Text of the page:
"My resume only had queer stuff on it," says Emily, "There was nothing else on it, there was nothing I could say without being out. As soon as I would hand in my resumes I'd get shut down. When this cheating situation went down, I got riffed from that school immediately and I had to find another job. That never happened again but I was so scared that it would."
When Emily and her partner, also a teacher, moved to southern Vermont from the city, Emily says, "There was nothing closeted about us." But being queer still proved an obstacle.
During Emily's first year teaching in Vermont, she received a bulleted letter from the mother of a student, demanding, among other things, that Emily stop mentioning her wife in the classroom.
"In the kindergarten classroom, writing instruction is picture-based," says Emily, "And when we talk about our weekends, we draw our families. Other teachers are drawing their husbands and their kids and their dogs, and I'm drawing my wife and our kid and our dog. I narrate that and the whole time I'm like, oh god, what's going to happen."
Emily took the mother's note to her principal's office and gave it to him, sobbing. He told her that she had to have expected that something like this might happen, and Emily responded that, no, she wasn't upset that a parent or student felt uncomfortable around her queerness.
Emily told her principal, "What I'm really worried about is that you're going to tell me that I have to be closeted or I'm going to lose my job."
Despite the fact that Emily was now in a rural area and not a metropolitan area, she was pleasantly surprised by the principal's response. "He said, 'I hired you for you,'" Emily remembers, "'I want you to be you, and don't you dare try to be anything else.'"
While Emily feels generally very supported by her co-workers and school community to be out in her teaching, she observes, "It should feel liberating, but every year I'm like, Oh geeze."
Ellen, a middle school teacher who also completed her teaching licensure in New York City, also observes that being a queer teacher in a rural area isn't necessarily more challenging that being herself in a big city. "I worked at a really large school, very diverse, a lot of recent immigrants. A lot of my high school students in New York were more homophobic than my middle schoolers here in Vermont, maybe because they were from places where people aren't out."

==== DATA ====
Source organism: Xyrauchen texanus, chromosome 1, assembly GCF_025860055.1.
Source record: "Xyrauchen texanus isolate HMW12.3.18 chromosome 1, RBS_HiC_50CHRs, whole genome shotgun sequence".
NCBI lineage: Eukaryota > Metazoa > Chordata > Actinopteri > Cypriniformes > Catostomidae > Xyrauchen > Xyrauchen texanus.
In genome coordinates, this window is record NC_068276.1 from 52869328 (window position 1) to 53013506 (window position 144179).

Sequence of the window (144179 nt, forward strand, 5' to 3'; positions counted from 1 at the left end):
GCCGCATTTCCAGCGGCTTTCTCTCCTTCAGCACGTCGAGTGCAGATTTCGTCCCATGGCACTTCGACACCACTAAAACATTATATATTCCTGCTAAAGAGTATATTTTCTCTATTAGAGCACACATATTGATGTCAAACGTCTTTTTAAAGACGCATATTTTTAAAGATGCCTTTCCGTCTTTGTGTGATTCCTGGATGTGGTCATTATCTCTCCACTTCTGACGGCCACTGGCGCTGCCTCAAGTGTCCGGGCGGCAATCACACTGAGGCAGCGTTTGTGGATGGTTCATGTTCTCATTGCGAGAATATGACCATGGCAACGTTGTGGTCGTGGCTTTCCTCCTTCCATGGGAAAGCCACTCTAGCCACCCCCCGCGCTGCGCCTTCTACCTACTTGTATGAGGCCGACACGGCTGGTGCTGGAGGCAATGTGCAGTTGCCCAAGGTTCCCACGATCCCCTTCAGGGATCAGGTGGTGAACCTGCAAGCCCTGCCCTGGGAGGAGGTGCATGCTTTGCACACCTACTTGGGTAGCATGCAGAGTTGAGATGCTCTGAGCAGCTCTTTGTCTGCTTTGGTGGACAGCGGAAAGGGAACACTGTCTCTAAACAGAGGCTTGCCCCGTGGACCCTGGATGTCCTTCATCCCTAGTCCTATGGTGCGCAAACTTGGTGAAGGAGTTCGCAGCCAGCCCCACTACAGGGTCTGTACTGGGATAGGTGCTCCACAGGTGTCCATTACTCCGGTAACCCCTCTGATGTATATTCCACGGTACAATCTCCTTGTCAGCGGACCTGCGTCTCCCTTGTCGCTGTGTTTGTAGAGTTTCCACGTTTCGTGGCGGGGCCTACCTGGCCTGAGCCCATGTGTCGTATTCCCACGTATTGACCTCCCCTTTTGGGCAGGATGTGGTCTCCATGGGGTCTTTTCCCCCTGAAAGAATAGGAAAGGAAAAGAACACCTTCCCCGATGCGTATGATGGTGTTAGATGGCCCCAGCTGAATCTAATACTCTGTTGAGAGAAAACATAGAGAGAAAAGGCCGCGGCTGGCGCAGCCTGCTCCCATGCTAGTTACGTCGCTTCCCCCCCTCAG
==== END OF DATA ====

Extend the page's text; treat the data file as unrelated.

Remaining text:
Laura explains that the issues for queer-identified individuals in rural schools is more complex than simply saying that rural schools are more homophobic than other schools.
The public charter school she currently teaches at has a reputation for being a really progressive place that some conservative families choose for their kids because of the school’s strong academic reputation. While the school itself maintains strong support for LGBTQ students and staff, the families are sometimes in conflict with the school's choices.
"We've had parents complain that our school is indoctrinating queer youth, that there are clubs you can join where you can talk about things like gender and sexuality."
Laura says that some students have been pulled out of school because their parents believed that the teachers or liberal school environment influenced their coming out.
"Some of these kids are growing up really rurally," she says, "Their families might not really know people who are queer." She surmises that the information and social contact with queer-positive community that the students receive might feel overwhelming to their families.
Many of the educators agree that having queer-friendly staff and supportive principal makes a big difference in both students' and teachers' comfort levels.